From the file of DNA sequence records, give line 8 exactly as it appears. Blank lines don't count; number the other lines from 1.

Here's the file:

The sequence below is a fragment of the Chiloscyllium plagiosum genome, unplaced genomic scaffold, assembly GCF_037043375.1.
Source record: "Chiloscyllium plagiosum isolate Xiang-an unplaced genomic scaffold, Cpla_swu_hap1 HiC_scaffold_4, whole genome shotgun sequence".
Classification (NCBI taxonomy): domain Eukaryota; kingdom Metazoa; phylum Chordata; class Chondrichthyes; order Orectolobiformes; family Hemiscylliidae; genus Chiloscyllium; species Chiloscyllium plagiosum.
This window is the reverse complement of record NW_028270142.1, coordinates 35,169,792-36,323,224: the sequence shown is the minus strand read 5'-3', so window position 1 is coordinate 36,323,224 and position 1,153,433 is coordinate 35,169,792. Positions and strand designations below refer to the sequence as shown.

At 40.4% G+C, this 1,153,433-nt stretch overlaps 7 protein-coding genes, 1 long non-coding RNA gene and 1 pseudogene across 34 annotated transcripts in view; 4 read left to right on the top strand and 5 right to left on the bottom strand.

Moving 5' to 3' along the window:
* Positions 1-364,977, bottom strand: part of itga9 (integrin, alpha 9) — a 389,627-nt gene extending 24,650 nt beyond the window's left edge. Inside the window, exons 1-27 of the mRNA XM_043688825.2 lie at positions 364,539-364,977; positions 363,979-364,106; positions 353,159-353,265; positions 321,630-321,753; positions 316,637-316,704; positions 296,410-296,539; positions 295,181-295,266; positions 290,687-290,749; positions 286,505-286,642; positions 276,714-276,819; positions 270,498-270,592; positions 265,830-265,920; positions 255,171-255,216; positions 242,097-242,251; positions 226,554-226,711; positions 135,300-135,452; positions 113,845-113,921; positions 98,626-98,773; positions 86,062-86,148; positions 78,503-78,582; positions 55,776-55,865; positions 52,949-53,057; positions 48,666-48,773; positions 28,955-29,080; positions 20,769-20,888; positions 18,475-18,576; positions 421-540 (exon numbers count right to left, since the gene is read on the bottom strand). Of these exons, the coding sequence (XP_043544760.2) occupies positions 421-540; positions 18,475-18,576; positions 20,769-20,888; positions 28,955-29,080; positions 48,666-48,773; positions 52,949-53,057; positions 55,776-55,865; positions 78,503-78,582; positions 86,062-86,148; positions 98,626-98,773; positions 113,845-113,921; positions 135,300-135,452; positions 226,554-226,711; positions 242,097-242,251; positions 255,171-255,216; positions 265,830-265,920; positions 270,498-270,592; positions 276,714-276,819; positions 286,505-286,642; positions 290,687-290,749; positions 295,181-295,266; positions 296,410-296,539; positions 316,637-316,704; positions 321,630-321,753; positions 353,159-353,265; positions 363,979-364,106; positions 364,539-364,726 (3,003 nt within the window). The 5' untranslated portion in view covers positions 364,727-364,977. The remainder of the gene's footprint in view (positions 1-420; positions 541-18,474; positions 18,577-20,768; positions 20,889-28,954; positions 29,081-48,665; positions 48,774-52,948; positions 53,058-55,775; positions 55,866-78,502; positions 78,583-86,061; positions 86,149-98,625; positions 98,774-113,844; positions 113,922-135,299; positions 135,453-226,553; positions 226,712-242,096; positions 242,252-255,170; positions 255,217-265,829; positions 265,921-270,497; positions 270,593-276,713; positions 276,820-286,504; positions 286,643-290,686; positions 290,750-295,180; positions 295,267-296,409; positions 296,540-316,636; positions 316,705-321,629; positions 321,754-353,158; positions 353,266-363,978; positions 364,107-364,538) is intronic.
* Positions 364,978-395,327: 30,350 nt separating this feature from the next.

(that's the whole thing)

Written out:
* Positions 364,978-395,327: 30,350 nt separating this feature from the next.